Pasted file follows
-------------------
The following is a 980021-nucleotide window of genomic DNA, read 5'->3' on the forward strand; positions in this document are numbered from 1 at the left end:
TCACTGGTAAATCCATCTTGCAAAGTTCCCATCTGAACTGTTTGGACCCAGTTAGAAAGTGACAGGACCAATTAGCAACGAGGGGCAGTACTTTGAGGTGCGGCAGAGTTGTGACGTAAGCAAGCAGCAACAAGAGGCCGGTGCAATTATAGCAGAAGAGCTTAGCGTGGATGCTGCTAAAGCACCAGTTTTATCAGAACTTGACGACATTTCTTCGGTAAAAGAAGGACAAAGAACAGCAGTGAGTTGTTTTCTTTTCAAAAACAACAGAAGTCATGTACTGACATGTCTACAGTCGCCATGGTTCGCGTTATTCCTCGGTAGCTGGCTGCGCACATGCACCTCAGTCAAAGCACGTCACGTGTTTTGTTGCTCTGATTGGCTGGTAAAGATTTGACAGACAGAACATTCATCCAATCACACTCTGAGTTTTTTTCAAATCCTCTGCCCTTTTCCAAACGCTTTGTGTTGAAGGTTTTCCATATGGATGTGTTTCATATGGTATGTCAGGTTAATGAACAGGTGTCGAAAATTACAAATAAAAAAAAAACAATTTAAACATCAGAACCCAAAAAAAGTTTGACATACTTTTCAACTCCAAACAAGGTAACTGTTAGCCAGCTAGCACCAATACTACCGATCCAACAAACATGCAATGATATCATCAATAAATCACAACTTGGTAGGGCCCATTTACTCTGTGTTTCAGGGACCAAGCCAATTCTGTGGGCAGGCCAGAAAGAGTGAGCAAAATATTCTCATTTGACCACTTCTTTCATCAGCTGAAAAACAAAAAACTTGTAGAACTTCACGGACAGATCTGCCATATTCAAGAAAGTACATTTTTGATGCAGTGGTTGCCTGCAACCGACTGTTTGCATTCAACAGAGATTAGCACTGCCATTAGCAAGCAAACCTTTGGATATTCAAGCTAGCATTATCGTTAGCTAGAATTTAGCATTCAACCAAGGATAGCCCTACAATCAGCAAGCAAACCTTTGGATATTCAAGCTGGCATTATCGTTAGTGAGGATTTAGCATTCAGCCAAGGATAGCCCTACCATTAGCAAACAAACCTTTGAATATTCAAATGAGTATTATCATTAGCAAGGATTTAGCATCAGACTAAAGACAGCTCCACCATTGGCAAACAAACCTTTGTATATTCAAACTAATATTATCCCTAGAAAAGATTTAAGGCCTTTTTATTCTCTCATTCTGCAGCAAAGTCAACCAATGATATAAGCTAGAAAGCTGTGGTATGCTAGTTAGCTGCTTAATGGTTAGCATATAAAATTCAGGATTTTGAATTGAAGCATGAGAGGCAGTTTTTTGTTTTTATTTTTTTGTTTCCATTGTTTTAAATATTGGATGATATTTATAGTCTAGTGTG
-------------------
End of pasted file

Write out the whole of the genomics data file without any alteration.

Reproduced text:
The following is a 980021-nucleotide window of genomic DNA, read 5'->3' on the forward strand; positions in this document are numbered from 1 at the left end:
TCACTGGTAAATCCATCTTGCAAAGTTCCCATCTGAACTGTTTGGACCCAGTTAGAAAGTGACAGGACCAATTAGCAACGAGGGGCAGTACTTTGAGGTGCGGCAGAGTTGTGACGTAAGCAAGCAGCAACAAGAGGCCGGTGCAATTATAGCAGAAGAGCTTAGCGTGGATGCTGCTAAAGCACCAGTTTTATCAGAACTTGACGACATTTCTTCGGTAAAAGAAGGACAAAGAACAGCAGTGAGTTGTTTTCTTTTCAAAAACAACAGAAGTCATGTACTGACATGTCTACAGTCGCCATGGTTCGCGTTATTCCTCGGTAGCTGGCTGCGCACATGCACCTCAGTCAAAGCACGTCACGTGTTTTGTTGCTCTGATTGGCTGGTAAAGATTTGACAGACAGAACATTCATCCAATCACACTCTGAGTTTTTTTCAAATCCTCTGCCCTTTTCCAAACGCTTTGTGTTGAAGGTTTTCCATATGGATGTGTTTCATATGGTATGTCAGGTTAATGAACAGGTGTCGAAAATTACAAATAAAAAAAAAACAATTTAAACATCAGAACCCAAAAAAAGTTTGACATACTTTTCAACTCCAAACAAGGTAACTGTTAGCCAGCTAGCACCAATACTACCGATCCAACAAACATGCAATGATATCATCAATAAATCACAACTTGGTAGGGCCCATTTACTCTGTGTTTCAGGGACCAAGCCAATTCTGTGGGCAGGCCAGAAAGAGTGAGCAAAATATTCTCATTTGACCACTTCTTTCATCAGCTGAAAAACAAAAAACTTGTAGAACTTCACGGACAGATCTGCCATATTCAAGAAAGTACATTTTTGATGCAGTGGTTGCCTGCAACCGACTGTTTGCATTCAACAGAGATTAGCACTGCCATTAGCAAGCAAACCTTTGGATATTCAAGCTAGCATTATCGTTAGCTAGAATTTAGCATTCAACCAAGGATAGCCCTACAATCAGCAAGCAAACCTTTGGATATTCAAGCTGGCATTATCGTTAGTGAGGATTTAGCATTCAGCCAAGGATAGCCCTACCATTAGCAAACAAACCTTTGAATATTCAAATGAGTATTATCATTAGCAAGGATTTAGCATCAGACTAAAGACAGCTCCACCATTGGCAAACAAACCTTTGTATATTCAAACTAATATTATCCCTAGAAAAGATTTAAGGCCTTTTTATTCTCTCATTCTGCAGCAAAGTCAACCAATGATATAAGCTAGAAAGCTGTGGTATGCTAGTTAGCTGCTTAATGGTTAGCATATAAAATTCAGGATTTTGAATTGAAGCATGAGAGGCAGTTTTTTGTTTTTATTTTTTTGTTTCCATTGTTTTAAATATTGGATGATATTTATAGTCTAGTGTG